Campus freedoms: LUMS students, faculty protest cancellation of Balochistan discussion event

Scores demonstrate with red tapes on their mouths

Amel Ghani April 10, 2015
Scores demonstrate with red tapes on their mouths. PHOTO: LUMS

LAHORE: Hundreds of students and some teachers staged a protest demonstration on Thursday at the Lahore University of Management Sciences (LUMS) against the cancellation of a conference titled: Unsilencing Balochistan.

The event was scheduled to be held on Thursday at 6.30pm. However, it was cancelled on Wednesday. Speakers at the event included Mama Qadeer, the Voice of Baloch Missing Persons president; Farzana Majeed, its secretary general; Human Rights Commission of Pakistan director IA Rehman; Aasim Sajjad, a Quaid-i-Azam University faculty member; Sajjad Changezi, an Alif Ailaan activist; and Ali Talpur, a columnist.

On Thursday, scores of students got together in front of the main cafeteria with red tapes on their mouths.

Marching from one building to another, they listened in silence to Baloch music. They also announced that they would wear black armbands in their classrooms and continue the debate about the situation in Balochistan.

The students had held a similar protest on Wednesday at 9pm.

Requesting anonymity, some of the students said some government representatives had shown a letter to Ali Khan, the Department of Humanities and Social Sciences head, telling him to cancel the event and prevent any debate or discussion on Balochistan in the university.

Faculty member Taimur Rahman highlighted the incident in a Facebook post. It read: “Unsilenced Balochistan at LUMS that brought together academics and activists to talk about the situation has been SILENCED. A delegation met with our head of department and showed him a letter, stating that the event has to be cancelled.”

Rahman told The Express Tribune that the conference was meant to be a discussion between academics. He said that the fact that the authorities felt compelled to intervene was a violation of academic integrity.

An official statement was issued by the university on Thursday. “An event scheduled at the LUMS for the April 9, 2015, had to be cancelled on orders from the government, which was most unfortunate indeed. The university is committed to working with the government to find a way to allow the university to hold analytical talks on various topics that need to be debated in an objective and unbiased manner,” it read.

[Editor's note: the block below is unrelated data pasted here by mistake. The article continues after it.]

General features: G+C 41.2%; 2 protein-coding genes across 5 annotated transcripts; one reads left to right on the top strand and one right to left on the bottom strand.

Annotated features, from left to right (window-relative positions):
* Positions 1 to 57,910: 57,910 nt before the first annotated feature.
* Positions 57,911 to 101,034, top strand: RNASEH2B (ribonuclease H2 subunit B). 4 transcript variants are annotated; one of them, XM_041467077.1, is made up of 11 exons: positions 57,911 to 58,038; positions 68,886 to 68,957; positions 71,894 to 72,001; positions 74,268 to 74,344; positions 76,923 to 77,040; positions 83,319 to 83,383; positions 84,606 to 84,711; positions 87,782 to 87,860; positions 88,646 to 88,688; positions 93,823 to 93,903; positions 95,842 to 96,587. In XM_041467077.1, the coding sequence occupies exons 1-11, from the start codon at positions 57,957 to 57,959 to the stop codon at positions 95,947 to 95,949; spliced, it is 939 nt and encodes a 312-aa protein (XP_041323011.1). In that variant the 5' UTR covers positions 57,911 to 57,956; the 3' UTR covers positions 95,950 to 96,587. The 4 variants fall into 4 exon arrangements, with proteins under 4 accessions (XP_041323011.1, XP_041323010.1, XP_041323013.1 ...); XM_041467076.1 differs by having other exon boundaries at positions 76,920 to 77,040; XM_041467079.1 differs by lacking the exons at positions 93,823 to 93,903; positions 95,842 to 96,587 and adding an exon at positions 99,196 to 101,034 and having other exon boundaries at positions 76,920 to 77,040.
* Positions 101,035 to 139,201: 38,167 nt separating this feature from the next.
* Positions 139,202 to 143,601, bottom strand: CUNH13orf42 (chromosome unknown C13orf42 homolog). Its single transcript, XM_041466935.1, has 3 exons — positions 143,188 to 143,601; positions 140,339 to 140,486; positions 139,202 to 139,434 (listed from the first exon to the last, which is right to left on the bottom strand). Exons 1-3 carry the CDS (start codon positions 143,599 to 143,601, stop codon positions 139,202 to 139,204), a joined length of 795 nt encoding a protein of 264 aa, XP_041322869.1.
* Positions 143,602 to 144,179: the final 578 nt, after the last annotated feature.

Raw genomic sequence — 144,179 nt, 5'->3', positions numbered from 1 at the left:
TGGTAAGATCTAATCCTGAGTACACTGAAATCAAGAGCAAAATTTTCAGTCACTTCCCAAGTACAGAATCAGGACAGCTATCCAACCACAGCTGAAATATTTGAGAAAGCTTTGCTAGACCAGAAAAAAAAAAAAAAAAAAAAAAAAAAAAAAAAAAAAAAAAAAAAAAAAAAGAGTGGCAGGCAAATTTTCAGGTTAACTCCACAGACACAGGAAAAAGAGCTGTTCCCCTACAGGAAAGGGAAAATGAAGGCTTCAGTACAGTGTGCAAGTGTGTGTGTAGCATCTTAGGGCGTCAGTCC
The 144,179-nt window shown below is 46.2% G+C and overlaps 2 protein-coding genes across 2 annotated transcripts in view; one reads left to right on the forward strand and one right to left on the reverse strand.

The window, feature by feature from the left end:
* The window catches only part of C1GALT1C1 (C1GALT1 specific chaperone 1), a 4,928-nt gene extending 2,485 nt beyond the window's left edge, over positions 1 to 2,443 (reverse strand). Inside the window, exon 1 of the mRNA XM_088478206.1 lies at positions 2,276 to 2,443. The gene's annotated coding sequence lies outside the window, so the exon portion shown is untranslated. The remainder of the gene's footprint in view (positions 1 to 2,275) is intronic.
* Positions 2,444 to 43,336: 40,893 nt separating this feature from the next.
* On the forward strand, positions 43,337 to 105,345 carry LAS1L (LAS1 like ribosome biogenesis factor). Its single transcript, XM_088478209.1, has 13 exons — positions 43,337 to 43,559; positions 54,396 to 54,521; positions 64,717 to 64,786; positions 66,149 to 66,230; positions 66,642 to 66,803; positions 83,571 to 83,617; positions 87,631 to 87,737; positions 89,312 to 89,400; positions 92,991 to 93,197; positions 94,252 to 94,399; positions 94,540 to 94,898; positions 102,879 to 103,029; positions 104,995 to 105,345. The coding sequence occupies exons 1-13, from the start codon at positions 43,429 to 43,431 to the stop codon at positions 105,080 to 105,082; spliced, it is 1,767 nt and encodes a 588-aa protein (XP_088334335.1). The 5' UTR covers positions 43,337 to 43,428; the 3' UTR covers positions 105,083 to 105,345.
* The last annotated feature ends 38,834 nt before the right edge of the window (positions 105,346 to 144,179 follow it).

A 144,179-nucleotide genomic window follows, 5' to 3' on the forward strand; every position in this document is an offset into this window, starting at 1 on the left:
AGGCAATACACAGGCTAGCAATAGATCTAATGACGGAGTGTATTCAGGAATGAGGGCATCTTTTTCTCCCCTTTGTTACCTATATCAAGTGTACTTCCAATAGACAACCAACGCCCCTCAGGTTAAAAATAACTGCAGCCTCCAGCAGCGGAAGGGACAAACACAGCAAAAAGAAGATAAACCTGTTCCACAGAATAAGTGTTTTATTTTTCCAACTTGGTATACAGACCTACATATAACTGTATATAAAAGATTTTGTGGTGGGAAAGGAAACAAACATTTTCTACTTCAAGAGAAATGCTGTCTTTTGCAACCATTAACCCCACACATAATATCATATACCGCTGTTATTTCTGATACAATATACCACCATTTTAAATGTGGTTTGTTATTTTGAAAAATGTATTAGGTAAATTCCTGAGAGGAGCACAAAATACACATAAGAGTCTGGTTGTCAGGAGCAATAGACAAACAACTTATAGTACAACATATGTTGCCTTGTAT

This conference was the third in a series titled: Remapping Justice on Human Rights in Pakistan. The first event was held in February and was titled: Legal, Political and Constitutional Issues Concerning the Rights of Ahmedis.

The second titled, Debating Military Courts - the 21st Amendment, was held in March.

Asked about it, LUMS senior communications officer Syed Hassan Bokhari told The Express Tribune that he did not have any information about which government department had issued the directive to cancel the event.

Education Minister Rana Mashhood Ahmad Khan and Punjab Government Spokesman Zaeem Hussain Qadri were not available for a comment.

Published in The Express Tribune, April 10th, 2015. 


Omer | 6 years ago | Reply How many of us - the seemingly educated - know about the Baloch, their history, their grievances? And when someone tries to bring all this to the fore, agencies intervene to stop that. Their is a separatist insurgency in Baluchistan backed by India/Afghanistan. Add to this a mix of Iranian influence (to contain Baloch restiveness on their side of the border) and a hoard of nameless extremists high on a self conceived Islam, which by the way is fast usurping the Islamic narrative - Syria/Iraq/Yemen/Nigeria etc - and you have a pretty inflammable mix. Historically separatist urgencies seldom succeed, but neither do they go away - like smoldering flames they're ready to ignite anytime the ecosystem is right for this. Point is, the only way to address a separatist insurgency is through a mix of force and accommodation. In this case not all Balochis are active insurgents but neither are they active participants against it. So practically this insurgency has popular support. The insurgent wants a level of control on territory he claims, the incumbent has its own claim - accommodation will only resolve this, if there is willingness on both sides. In the meantime we need to let people like mama speak - if we don't we're helping the insurgent in promoting his narrative - that the incumbent is limiting peoples freedom to speak - thereby helping his cause. Now would that be intelligent on part of our intelligence agencies? Think and keep questioning.
Replying to X

Comments are moderated and generally will be posted if they are on-topic and not abusive.

For more information, please see our Comments FAQ


Most Read